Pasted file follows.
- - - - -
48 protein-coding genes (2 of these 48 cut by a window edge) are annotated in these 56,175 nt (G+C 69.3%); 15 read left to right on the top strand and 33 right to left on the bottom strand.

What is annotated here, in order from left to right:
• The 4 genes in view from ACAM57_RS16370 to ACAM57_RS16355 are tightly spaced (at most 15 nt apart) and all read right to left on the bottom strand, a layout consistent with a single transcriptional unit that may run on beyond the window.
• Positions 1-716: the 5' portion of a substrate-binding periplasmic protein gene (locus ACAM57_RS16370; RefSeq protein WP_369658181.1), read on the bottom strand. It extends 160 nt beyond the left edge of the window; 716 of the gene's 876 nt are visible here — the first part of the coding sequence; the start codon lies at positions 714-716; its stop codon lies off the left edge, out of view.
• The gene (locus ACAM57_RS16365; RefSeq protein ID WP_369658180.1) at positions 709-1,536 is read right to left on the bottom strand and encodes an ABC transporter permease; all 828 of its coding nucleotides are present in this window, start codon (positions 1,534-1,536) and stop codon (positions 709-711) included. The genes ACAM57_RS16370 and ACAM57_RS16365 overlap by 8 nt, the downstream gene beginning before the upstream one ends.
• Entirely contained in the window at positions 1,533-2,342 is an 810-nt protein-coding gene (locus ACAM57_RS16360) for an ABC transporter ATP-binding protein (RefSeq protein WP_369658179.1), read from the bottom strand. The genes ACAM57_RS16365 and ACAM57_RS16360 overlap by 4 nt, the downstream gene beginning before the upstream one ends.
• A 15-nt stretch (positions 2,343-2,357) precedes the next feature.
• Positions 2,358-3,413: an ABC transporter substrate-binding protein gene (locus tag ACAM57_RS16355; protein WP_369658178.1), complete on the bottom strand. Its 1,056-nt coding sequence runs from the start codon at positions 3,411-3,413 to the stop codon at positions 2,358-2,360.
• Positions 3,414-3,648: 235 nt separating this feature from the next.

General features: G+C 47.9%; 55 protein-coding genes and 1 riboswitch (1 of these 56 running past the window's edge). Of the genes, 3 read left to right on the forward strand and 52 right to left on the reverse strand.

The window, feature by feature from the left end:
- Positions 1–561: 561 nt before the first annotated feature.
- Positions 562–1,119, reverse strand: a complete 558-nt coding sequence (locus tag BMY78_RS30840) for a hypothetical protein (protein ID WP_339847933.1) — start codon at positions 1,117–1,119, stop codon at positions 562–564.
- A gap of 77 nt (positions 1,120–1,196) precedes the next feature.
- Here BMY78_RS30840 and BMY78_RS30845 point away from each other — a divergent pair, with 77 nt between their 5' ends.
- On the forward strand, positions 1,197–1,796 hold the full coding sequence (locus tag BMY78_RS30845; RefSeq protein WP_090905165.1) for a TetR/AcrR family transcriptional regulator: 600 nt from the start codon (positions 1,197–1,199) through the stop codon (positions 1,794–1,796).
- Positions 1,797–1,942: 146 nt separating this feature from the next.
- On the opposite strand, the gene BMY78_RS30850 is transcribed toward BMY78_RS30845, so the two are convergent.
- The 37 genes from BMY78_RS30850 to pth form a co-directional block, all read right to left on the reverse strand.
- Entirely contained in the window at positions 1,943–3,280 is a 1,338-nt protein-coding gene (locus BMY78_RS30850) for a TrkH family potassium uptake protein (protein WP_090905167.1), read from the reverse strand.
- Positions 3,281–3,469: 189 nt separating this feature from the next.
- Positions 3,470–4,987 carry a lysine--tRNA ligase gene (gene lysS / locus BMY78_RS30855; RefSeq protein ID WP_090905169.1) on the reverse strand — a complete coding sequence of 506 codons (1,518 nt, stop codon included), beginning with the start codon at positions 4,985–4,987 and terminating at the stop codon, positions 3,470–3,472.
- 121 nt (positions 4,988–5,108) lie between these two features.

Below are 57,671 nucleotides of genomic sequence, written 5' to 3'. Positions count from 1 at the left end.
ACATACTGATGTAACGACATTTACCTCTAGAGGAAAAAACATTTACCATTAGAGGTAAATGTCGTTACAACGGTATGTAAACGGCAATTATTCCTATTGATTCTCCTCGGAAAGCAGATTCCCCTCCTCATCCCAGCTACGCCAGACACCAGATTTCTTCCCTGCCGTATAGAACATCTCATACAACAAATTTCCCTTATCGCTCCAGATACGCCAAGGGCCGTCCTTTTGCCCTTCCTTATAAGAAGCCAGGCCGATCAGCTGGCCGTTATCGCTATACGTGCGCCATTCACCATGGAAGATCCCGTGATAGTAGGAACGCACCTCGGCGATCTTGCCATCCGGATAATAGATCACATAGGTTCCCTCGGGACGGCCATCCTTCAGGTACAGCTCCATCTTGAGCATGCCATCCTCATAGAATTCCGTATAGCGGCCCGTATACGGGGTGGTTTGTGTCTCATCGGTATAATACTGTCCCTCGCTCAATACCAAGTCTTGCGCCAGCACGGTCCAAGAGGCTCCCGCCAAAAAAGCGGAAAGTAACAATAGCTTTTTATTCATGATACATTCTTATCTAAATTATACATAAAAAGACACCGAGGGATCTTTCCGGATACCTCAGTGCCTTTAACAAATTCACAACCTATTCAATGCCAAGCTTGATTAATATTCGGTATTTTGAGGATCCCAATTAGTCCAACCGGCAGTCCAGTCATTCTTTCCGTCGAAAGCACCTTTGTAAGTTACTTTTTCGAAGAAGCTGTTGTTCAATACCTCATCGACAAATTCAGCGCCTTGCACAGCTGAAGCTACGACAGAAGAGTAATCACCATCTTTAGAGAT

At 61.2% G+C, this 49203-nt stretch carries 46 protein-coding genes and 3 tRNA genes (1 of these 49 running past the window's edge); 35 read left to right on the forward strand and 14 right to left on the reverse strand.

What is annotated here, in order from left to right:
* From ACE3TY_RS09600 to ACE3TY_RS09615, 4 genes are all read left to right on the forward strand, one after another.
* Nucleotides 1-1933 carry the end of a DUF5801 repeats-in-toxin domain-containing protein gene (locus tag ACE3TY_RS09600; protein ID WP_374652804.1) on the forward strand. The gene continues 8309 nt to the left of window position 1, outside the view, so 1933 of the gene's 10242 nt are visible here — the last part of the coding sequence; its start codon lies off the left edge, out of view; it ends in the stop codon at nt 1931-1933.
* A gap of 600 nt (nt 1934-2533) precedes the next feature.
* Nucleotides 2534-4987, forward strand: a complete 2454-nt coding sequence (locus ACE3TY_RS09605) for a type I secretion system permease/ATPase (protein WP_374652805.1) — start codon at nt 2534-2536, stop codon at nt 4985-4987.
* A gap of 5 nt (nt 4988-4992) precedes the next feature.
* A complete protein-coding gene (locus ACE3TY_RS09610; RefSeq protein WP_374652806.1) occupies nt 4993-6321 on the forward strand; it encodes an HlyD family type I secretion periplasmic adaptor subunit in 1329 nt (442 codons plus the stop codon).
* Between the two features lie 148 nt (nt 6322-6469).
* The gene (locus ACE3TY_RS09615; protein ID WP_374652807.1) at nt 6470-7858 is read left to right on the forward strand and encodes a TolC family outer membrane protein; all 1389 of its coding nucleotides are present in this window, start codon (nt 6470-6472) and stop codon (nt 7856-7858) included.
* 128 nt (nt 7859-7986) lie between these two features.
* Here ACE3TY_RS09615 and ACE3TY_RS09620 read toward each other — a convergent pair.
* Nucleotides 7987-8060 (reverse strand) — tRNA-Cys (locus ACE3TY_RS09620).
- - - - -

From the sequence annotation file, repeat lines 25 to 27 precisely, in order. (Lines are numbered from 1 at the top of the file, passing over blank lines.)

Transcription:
ACATACTGATGTAACGACATTTACCTCTAGAGGAAAAAACATTTACCATTAGAGGTAAATGTCGTTACAACGGTATGTAAACGGCAATTATTCCTATTGATTCTCCTCGGAAAGCAGATTCCCCTCCTCATCCCAGCTACGCCAGACACCAGATTTCTTCCCTGCCGTATAGAACATCTCATACAACAAATTTCCCTTATCGCTCCAGATACGCCAAGGGCCGTCCTTTTGCCCTTCCTTATAAGAAGCCAGGCCGATCAGCTGGCCGTTATCGCTATACGTGCGCCATTCACCATGGAAGATCCCGTGATAGTAGGAACGCACCTCGGCGATCTTGCCATCCGGATAATAGATCACATAGGTTCCCTCGGGACGGCCATCCTTCAGGTACAGCTCCATCTTGAGCATGCCATCCTCATAGAATTCCGTATAGCGGCCCGTATACGGGGTGGTTTGTGTCTCATCGGTATAATACTGTCCCTCGCTCAATACCAAGTCTTGCGCCAGCACGGTCCAAGAGGCTCCCGCCAAAAAAGCGGAAAGTAACAATAGCTTTTTATTCATGATACATTCTTATCTAAATTATACATAAAAAGACACCGAGGGATCTTTCCGGATACCTCAGTGCCTTTAACAAATTCACAACCTATTCAATGCCAAGCTTGATTAATATTCGGTATTTTGAGGATCCCAATTAGTCCAACCGGCAGTCCAGTCATTCTTTCCGTCGAAAGCACCTTTGTAAGTTACTTTTTCGAAGAAGCTGTTGTTCAATACCTCATCGACAAATTCAGCGCCTTGCACAGCTGAAGCTACGACAGAAGAGTAATCACCATCTTTAGAGAT

At 61.2% G+C, this 49203-nt stretch carries 46 protein-coding genes and 3 tRNA genes (1 of these 49 running past the window's edge); 35 read left to right on the forward strand and 14 right to left on the reverse strand.

What is annotated here, in order from left to right: